Note: I’m definitely doing this out of order. I just want you to know that I know that. I’ve been thinking a lot about the Paper Magician books lately, so I wrote the post about them, but I also mentioned my reading slump. So I wrote the post about my reading slump, but so much of that story had to do with the baby. So now I’m here to tell you what happened there.
Once upon a time, I went into labor at 4:30 on a Monday morning not too long ago. I had been to the hospital a few times already for false labor, so Scott wasn’t convinced that this was the real deal, but I informed him that it was. (The strength with which I gripped his hand during my contractions helped make my case, too.)
Off we went to the hospital. On the way I texted my doctor, who, as it so happened, was headed to the airport. This particular Monday, you see, was the one day that my doctor had told me I wasn’t allowed to have a baby. Because he was going out of town. To which I had jokingly replied, “The baby comes when the baby comes, Chris!” (Yeah, we’re on a first name basis; he’s Scott’s uncle.) So already off to a good start, there.
The day went on, and I progressed pretty well. I got the epidural once I was admitted, and my water broke a few hours into labor. The baby’s heart rate dropped a couple times, which was a little tense, but my awesome nurses were able to get it back up.
(At this point, I should explain that I was trying to have a VBAC, which is a Vaginal Birth After a Cesarian. Meaning, Special K was a c-section, but I wanted to avoid a c-section in this case. Every single person there was completely supportive of my goal, which made the baby’s dropping heart rate extra tense. If they couldn’t get it back up, I’d have to go into surgery.)
By 5:45, I was almost ready to push. In fact, my nurse had me push a little through one of my contractions, just to get that tiny bit of dilation I still needed. I’d been sending a couple emails and texts during the day, and I let Chris know it was almost time.
So there I was, finally ready to push, just like I’d been hoping for during all 9 months of my pregnancy. But I was starting to feel nauseated. In fact, I told my nurse I was definitely going to throw up. Being an awesome nurse, she wasn’t even fazed. In fact, she told me it was a good thing, because throwing up uses most of the same muscles that pushing does. So during the next contraction, I tried to give a good push (difficult while you have an epidural, in case you were wondering), and I also threw up.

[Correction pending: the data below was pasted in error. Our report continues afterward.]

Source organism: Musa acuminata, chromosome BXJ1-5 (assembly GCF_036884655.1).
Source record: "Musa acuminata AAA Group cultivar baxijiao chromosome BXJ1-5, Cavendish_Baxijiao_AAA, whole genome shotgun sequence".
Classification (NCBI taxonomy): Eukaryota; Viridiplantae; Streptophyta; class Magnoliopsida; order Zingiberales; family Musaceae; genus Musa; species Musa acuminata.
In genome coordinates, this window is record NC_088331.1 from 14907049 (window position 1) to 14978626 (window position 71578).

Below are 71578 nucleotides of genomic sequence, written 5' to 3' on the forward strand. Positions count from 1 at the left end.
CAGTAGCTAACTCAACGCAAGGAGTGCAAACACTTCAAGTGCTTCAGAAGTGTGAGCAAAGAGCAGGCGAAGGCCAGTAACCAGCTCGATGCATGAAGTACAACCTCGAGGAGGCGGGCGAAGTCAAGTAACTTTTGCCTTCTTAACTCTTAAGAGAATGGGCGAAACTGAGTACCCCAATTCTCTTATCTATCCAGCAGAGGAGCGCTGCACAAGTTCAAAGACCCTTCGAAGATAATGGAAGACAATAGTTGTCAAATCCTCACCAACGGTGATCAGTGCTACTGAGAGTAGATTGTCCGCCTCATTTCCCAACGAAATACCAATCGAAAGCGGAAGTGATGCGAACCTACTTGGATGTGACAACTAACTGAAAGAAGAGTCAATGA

And that was when it happened.
I suddenly felt the worst pain I’ve ever felt in my life. It was worse than the contractions had been that morning, before I’d gotten medication. It felt exactly the same, actually, but a million times stronger. I told my nurse, “It hurts, it hurts so bad” over and over. But when I looked at the contraction monitor, I saw that I wasn’t having a contraction. And that the baby’s heart rate was dropping steeply. And when you’re in labor, you really don’t want to see the baby’s heart rate do that.
Here’s what any doctor will tell you about attempting a VBAC. There are a lot of things that can prevent it, but the worst thing that can happen is a uterine rupture, which is when your uterus breaks open along the scar you already have from your first c-section. Your chances of a rupture are really small, though. In fact, they’re about 1%.
Well, when I looked at that monitor, it didn’t take me long to realize I had ruptured. And after that, things started moving fast.
Within ten minutes, I was in an operating room.
Thirty seconds after that, the baby had been born.
He wasn’t doing awesome though, and they took him away to get ready to go in a helicopter to another hospital with a NICU.
(As he was being worked on, one of the pediatric nurses told Scott and me that he was “going to be just fine.” I wonder now if she should have said that, because no other single person has been that cheerful about him since. But in that moment, it was definitely what I needed to hear.)
By the time he was ready to go, I was out of surgery and back in my room. They brought him in to see me for a few minutes before he left. Scott got to fly with him in the helicopter.
He spent two weeks in the NICU, which were among the more stressful weeks of my life. He did great, though. He responded well to every treatment they thought to give him, and his doctors are all “cautiously optimistic,” which I take as permission to relax.
Even though my experience wasn’t ideal, it worked out well, overall. Despite the fact that we pretty much had the worst possible circumstances, everything since then has gone perfectly. Trey is constantly referred to as the Miracle Baby, which I feel he is. So many other things could have gone wrong– I could have had a nurse who was asleep on her feet, I could have ruptured when she was out of the room, the doctor might not have been able to make it to the O.R. in time– that I feel incredibly lucky to have had the great outcome that we did.